Your digital music collection is a mess. How do we know? Because everyone's digital music collection is a mess!

There are lots of tools to help you delete duplicates, rename your files and update your artwork - but most clean-up tasks can be achieved within iTunes without much hassle.

So, in a crusade to purify our reader's iTunes libraries, we take you through 10 simple steps that will get things back on track.

1. Back up your library
In case things go wrong, back-up your iTunes library first. Go to "File > Library > Consolidate Library" to copy all data files to your iTunes Music folder. Next, copy the folder to an external drive or another folder on your machine. By default Windows users will find iTunes Music in \Documents and Settings\username\My Documents\My Music\iTunes\iTunes Music

2. Good riddance to bad rubbish
Now delete the music you don't want; a long job if you have to do it manually, but quick if you've been star rating your tunes. Choose "Music" in iTunes Library section, hit CTRL SHIFT + 3 to go to List view and click the "Rating" column twice to order your tunes from least to most liked. Select all your one and two star tunes, then hit CTRL and DELETE.

3. Remove duplicates manually
Go to "File > Show Duplicates" then manually delete the songs you don't need. A power tip: "Show Duplicates" matches tunes by title and artist only. Holding down SHIFT changes the command to "Show Exact Duplicates" - and iTunes will match tracks by length too.

4. Bulk duplicate removal
If you have a large library, you may need to enlist some software to help you out. For $34.95 Dupe Eliminator scrubs Windows machines clean of duplicate tunes, while Mac users have Dupin for just $15.

5. Remove orphans
Sometimes, deleted files remain listed in your library. We love this ingenious. smart playlist tip from blogger Paul Mayne. Alternatively, use Songbird's The Exorcist plugin to do the deed if you want to download that.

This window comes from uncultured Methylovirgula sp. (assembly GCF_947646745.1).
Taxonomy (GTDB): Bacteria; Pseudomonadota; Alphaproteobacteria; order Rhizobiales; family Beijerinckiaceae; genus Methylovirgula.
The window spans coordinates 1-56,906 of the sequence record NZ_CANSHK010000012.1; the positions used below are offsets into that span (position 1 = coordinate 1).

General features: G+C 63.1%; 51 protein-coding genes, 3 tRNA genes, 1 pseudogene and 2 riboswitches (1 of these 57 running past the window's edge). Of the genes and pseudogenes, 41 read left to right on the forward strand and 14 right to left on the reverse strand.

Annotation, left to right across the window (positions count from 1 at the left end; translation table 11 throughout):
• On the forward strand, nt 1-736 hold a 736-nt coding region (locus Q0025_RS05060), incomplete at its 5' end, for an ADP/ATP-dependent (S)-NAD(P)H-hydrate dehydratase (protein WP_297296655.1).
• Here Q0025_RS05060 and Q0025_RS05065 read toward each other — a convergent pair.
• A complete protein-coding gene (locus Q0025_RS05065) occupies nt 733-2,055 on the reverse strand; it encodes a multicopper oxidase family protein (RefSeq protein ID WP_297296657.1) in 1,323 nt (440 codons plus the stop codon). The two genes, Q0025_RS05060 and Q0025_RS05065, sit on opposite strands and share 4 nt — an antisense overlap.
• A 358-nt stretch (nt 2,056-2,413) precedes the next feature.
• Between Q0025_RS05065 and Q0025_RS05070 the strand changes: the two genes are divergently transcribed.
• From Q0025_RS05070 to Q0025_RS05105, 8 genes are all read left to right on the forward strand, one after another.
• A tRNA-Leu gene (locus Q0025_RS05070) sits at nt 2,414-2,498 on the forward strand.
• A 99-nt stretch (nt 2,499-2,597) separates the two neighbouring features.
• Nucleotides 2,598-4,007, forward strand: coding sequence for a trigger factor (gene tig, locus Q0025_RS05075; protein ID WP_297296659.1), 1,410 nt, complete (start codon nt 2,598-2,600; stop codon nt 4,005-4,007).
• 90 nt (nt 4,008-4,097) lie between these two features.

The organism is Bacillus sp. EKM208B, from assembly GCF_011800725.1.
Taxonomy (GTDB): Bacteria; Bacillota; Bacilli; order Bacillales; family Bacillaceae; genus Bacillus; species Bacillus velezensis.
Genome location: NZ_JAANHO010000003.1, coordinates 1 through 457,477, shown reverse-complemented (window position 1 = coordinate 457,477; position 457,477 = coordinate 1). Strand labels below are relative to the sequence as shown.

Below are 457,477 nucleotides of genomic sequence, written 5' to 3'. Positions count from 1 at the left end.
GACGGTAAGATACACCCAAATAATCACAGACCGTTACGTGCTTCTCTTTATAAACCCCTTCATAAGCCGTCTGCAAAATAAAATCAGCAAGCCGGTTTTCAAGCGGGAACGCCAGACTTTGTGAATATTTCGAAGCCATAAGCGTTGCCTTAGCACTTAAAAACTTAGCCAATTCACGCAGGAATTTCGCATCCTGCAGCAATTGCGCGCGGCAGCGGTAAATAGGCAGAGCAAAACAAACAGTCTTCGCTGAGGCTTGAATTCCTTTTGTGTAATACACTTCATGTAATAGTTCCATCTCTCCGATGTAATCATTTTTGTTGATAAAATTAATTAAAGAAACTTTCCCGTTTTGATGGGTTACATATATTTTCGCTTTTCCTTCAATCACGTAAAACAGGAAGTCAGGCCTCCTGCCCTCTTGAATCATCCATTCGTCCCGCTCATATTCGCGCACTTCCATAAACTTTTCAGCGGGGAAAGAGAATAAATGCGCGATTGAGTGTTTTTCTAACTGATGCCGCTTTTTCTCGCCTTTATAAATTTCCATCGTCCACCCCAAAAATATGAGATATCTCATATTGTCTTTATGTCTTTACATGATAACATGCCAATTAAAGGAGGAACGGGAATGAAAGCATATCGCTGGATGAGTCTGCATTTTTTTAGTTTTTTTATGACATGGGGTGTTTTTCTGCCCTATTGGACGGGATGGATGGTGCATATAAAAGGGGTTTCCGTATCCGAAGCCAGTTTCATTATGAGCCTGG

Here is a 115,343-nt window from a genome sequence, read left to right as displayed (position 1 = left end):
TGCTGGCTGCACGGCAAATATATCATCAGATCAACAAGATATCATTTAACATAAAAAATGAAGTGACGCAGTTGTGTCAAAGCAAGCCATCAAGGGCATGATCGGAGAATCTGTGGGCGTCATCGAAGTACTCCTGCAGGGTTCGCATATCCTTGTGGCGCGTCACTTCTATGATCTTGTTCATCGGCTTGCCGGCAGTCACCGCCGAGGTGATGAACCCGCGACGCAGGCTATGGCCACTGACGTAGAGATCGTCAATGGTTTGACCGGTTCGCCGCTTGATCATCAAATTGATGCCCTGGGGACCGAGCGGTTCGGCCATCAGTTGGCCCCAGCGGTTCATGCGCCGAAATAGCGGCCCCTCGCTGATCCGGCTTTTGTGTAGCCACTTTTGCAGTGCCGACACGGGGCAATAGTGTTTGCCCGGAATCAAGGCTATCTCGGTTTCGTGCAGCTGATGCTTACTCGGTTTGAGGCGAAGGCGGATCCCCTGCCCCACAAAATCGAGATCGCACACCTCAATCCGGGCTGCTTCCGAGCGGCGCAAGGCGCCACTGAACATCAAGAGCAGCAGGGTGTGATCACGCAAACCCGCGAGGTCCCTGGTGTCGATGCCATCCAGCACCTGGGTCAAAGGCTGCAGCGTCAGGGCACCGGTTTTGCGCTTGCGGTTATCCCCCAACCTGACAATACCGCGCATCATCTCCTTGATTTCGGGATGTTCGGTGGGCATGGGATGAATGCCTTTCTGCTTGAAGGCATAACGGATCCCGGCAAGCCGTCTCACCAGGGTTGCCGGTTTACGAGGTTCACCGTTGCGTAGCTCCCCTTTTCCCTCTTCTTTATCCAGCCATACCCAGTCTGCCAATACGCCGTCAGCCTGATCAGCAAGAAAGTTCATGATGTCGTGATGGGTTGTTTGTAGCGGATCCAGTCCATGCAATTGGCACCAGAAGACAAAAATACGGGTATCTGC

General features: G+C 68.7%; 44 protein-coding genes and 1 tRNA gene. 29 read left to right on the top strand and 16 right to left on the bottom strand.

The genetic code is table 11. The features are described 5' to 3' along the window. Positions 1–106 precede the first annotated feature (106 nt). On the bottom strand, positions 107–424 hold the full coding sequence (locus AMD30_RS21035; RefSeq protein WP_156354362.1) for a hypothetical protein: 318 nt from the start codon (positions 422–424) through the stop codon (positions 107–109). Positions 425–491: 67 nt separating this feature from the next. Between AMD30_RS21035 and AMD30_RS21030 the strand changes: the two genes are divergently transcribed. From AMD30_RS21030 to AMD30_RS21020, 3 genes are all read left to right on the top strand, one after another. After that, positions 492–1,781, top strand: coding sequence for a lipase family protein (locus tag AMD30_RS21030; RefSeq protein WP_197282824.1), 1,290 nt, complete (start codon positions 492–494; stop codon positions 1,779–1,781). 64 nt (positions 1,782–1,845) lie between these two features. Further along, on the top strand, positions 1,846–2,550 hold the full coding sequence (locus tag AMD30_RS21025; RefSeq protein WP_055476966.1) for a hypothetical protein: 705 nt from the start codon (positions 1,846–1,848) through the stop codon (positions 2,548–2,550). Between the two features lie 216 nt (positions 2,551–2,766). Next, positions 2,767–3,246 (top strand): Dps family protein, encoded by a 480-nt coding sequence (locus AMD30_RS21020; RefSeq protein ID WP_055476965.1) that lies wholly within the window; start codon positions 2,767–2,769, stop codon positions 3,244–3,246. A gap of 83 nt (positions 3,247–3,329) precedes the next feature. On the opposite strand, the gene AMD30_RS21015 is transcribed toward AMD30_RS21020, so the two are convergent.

6. Backup and convert to MP3
Now that your Library is free of clones and ghosts, back it up again using the method outlined above. You may, optionally, convert that back-up to MP3. The quickest way is to use Switch - a free tool available for Mac and Windows.

7. Fix metadata
Working with your new back-up, use the freeware tool Picard Tagger to fix any erroneous song titles, album info and other embedded meta data. It connects to the user-generated music database MusicBrainz, analysing tracks by length, title and "acoustic fingerprint". We recommend fixing one album or artist folder at a time and saving over your back-up - but only when Picard Tagger gets it right. Any songs it gets wrong or misses, you'll have to edit the ID3 tags manually when you rebuild your library.

8. Rebuild Your library
This penultimate step will fully rebuild your iTunes library - but do make sure your fixed back-up from the previous step is complete. Here's why: you'll have to shut down iTunes and delete the original old music files in your iTunes Music folder. Next, go up one folder and delete all the iTunes library files. Restart iTunes - go to "File > Add Folder to Library" and locate your clean and tagged back-up. iTunes will import the files and rebuild your library.

9. Update your album artwork
iTunes should recognise your albums and update your cover artwork automatically. If it doesn't, select individual tracks and choose "Advanced > Get Album Artwork". If your selection has the wrong artwork, right click on the track and choose "Clear Downloaded Artwork", then download again.

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